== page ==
Have you ever seen somebody running who doesn't look like they're going anywhere? They are moving but that movement isn't really carrying them forward. They look cumbersome and effortful. They occasionally have people walking past them. Their motion is maybe more accurately described as a shuffle than a jog or a run. What is this all about?
Let us look at the opposite end of the spectrum to get our answers. Here is a video of Mo Farah, one of the world's greatest distance runners at present. Running a sub 51 second lap here, he looks light, bouncy and his legs turn over quickly. Looking at the legs a little more, we can see that his stride is quite long – the angle between the front knee and back knee when they are furthest away from each other is greater than 90 degrees. We can also see that after his foot leaves the floor having powered him forward, his hip and knee bend in such a way that his heel comes very close to his buttock. In running circles this is called a tight heel recovery. It is an indicator of an efficient stride.
The shuffle is different. The shorter stride, the poor heel recovery, the slow turnover, the heavy thudding stride.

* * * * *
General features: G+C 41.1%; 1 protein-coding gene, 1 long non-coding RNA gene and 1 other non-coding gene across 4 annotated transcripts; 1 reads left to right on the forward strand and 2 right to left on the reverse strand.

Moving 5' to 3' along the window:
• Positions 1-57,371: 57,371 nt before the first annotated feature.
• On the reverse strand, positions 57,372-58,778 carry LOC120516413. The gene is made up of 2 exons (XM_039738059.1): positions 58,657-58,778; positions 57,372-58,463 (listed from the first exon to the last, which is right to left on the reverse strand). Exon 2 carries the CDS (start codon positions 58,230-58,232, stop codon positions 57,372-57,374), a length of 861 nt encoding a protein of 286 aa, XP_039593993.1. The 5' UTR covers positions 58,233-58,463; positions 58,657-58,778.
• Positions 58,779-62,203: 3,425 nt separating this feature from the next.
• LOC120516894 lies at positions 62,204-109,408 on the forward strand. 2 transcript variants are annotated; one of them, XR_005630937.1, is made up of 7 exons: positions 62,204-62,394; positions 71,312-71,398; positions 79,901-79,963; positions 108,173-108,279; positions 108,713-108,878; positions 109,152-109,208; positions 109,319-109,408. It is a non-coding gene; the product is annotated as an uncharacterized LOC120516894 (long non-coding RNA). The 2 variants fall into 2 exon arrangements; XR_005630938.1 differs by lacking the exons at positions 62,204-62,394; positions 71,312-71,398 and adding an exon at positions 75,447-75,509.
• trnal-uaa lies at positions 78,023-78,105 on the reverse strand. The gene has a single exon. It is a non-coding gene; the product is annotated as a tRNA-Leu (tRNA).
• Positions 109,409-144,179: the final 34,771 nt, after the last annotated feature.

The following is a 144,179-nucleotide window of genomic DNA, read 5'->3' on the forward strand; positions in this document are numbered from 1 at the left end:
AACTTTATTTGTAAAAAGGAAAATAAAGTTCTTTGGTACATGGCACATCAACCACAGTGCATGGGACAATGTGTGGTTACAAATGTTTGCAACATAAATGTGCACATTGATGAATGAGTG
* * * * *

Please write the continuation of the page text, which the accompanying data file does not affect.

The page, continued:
Have you ever consciously tried to change these things, for example, have you made yourself run with a longer stride? If you have, you will have found that this “right way” of running feels even harder than what you already do and as much as you practise like this, the habit never sticks. This is because your set-up at rest dictates how you can run. Your posture holds you into your current style.
Let's imagine for a second you have very stiff ribs. For a tight heel recovery, the knee, hip and ribs of that side must all be able to fold easily. The lumbar and thoracic spine must fold easily to this side. All of this allows the pelvis to lift easily – this is essential with it being one of the largest bones in the body that many of the most powerful muscles are attached to. The converse is true for the pushing off part of the stride. The side must lengthen easily to do this effectively.
To ask your body to perform new movements whilst performing a challenging task where you cannot give your full attention to doing them just doesn't work. Focusing on these movements away from your running and making them an automatic, easy choice in less demanding activities means that when you run, you won't be able to help running better without paying a great deal of attention to it.
Make your running easier by learning to use your body with more freedom and save the shuffling for the dancefloor.